hape of "one boy" age, size and
weight not given and wants to corre
spond with "a estern gentleman over
40. widower or bachelor." She closes
with the suggestion that she will be "a
Intiful wife to a good man." Another
ays she Is "a neat little housekeeper"
who "is willing to display her abilities
in making home happy;" but how can
die (she asks) unless some good, true,
temperate man over 15 whom she could
Another, on the masculine side of
the paper, describes himself as a "gen
tleman oi K vears. five feet seven ln-
fhes, fair complexion, not much money,
hut a true and honest heart." 11
neither smokes, chews or drink
whisky; and does not say what vice hi
does patronize in place of these. Still
another is "a widower of 43. having
property and income sufficient to sut
port a wife, owainj n well-establishet'
i.usiness in a town where he is wel
known and can give the best of refer
ences. He wants 1be acquaintance
of a lady of suitable ase who lias no
It can hardly be necessary to sav to
intelligent, right-minded readers that
this whole notion of advertising for a
wife or a husband is degrading and de
moralizing. Our system of marrying
ami giving in marriage is bad enough
at its best, resulting as it so often does
in ill-sorted unions, which the courts
are compelled to break. It is infinitely
better, however, than a system which
has its foundation in the matrimonial
bureau. There is a pretense at least
in all caes and the fact in a great
preponderance of cases of mutual ac
quaintance and of liking, if not of ro
mantic attachment. It may be a lottery,
out there is a chance at least of drawing
a prize."" and, as a matter of fact, the
majority do draw prizes. In a system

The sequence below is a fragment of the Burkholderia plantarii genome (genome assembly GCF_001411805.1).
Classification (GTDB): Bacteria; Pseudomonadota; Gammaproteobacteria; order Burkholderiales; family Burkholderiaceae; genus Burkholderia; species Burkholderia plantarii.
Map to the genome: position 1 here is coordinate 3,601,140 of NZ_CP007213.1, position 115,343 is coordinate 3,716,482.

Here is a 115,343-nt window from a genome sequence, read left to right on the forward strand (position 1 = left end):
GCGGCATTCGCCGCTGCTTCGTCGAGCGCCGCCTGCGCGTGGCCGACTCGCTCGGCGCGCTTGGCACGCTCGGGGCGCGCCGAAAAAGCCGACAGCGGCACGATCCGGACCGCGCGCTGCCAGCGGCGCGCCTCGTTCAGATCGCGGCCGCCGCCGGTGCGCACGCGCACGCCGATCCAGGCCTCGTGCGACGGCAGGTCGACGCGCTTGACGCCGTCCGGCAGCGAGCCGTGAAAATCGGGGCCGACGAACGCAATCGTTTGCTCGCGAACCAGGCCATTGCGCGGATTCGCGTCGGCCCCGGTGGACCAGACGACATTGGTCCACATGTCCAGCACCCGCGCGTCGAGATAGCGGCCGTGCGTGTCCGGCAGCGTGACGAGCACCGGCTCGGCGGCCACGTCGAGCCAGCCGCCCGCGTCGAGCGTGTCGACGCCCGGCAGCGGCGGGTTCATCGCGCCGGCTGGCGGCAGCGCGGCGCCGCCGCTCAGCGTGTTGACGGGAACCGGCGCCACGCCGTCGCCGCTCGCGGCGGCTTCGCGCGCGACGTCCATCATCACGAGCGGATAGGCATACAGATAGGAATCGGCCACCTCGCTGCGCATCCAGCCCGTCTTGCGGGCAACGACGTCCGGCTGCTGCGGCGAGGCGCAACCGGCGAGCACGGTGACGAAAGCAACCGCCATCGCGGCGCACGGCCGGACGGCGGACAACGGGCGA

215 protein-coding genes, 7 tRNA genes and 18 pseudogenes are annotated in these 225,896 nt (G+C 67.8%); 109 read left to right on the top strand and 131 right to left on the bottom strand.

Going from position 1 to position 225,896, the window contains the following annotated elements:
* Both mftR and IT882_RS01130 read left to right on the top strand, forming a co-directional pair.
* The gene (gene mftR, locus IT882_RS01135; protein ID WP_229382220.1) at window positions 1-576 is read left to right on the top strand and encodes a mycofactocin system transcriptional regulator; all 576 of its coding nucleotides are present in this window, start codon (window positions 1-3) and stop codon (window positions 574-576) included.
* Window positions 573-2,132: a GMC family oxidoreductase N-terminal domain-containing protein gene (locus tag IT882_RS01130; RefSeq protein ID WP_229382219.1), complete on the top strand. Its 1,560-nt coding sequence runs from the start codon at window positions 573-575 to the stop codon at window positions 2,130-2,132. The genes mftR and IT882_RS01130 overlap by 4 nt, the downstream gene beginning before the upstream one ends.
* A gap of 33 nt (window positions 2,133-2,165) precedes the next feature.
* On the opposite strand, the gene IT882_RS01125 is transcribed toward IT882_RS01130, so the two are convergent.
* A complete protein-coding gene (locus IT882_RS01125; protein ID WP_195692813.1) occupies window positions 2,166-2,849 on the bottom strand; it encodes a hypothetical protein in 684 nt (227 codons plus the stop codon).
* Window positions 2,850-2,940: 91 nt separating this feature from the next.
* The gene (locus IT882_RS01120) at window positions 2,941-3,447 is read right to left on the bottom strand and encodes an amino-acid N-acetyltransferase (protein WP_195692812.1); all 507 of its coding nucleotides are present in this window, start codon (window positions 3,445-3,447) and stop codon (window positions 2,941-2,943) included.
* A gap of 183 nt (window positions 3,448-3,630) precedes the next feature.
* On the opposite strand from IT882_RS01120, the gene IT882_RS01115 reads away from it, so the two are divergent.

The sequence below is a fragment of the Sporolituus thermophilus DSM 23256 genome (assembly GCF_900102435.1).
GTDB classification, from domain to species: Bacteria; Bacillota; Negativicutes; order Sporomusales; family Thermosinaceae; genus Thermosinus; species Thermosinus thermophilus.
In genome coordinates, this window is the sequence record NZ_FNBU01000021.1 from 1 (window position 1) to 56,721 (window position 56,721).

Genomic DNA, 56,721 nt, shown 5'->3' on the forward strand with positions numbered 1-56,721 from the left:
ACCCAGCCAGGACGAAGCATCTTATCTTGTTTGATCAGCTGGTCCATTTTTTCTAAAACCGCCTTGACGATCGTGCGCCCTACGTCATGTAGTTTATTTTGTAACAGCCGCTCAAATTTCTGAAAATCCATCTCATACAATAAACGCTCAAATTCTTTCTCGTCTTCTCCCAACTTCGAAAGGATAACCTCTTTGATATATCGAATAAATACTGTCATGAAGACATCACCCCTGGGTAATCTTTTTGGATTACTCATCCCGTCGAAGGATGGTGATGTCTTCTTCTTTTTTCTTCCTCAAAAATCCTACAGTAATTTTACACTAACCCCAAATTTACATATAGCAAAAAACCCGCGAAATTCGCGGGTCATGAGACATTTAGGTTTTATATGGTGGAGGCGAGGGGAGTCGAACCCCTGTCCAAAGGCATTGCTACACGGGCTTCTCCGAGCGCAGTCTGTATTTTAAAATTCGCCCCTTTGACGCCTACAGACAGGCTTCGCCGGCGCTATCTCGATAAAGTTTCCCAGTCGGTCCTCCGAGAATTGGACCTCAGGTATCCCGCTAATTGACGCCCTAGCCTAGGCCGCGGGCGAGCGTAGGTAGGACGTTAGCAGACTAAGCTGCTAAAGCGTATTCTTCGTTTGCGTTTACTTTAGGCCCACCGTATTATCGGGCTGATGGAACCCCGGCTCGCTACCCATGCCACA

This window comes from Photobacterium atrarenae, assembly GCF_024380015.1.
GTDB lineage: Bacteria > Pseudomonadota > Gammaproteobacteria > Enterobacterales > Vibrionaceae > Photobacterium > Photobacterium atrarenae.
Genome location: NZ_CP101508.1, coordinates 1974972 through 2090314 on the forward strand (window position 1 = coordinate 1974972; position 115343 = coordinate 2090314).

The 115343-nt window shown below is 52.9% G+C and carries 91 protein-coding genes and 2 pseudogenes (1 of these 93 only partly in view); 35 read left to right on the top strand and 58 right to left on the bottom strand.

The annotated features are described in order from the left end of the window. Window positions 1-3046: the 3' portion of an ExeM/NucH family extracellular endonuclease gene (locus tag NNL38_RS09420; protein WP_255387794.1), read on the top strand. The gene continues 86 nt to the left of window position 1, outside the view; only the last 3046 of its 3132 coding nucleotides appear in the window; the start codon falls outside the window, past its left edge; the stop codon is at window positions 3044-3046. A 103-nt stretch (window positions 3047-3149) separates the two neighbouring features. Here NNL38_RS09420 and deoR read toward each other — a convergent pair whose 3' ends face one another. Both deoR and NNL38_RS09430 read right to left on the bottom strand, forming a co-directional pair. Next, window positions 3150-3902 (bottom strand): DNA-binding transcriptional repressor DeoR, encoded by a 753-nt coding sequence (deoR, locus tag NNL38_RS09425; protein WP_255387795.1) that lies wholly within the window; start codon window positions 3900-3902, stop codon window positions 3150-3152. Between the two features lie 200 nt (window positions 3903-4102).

of marriage upon the bargain and sale
theory embodied in the advertisement
plan it is inevitable that the vast ma
jority mnst draw blanks.
No woman of real refinement with
right views of the married state, its
meaning and its responsibilities, could
content herself with a man who wonld
answer an advertisement describing
the particular kind of a husband want
ed, as one would describe a carriage,
horse or a pug. JNo sneh woman in
deed would advertise for a husband
What is true of the woman is true of
the man. Detroit Free Press.
The True Housewife.
Among the things that money can
not buy is the true housewife the old-
fashioned helpmeet to the toiling hus
band. J he wile must herself occupy
this place, using servants as helpers, or
Kwill remain vacant, and the home
becomes wnat it is so oiten caiteu, a
residence only. The duty that parents
owe to the girls of a growing house
hold 19 to fit them to become wive and
mothers. If this is done the question
of their marriage may be lett to care
for itself. If they should be wedded
they will be ' qualified to make their
married life happy; if chance shou'd de
prive them of the blessed privilege of
taking charge of their own households
and caring for their own children, they
will nevertheless l e cultivated women.
independent, self-reliant; useful to
themselves and to others. No graces
or accomplishments without this skill
and training can make women any
thing better than toys, to be idled with
and cast aside when new ones are pre
sented. Baltimore Sun.
Minister(to widow) "I was at the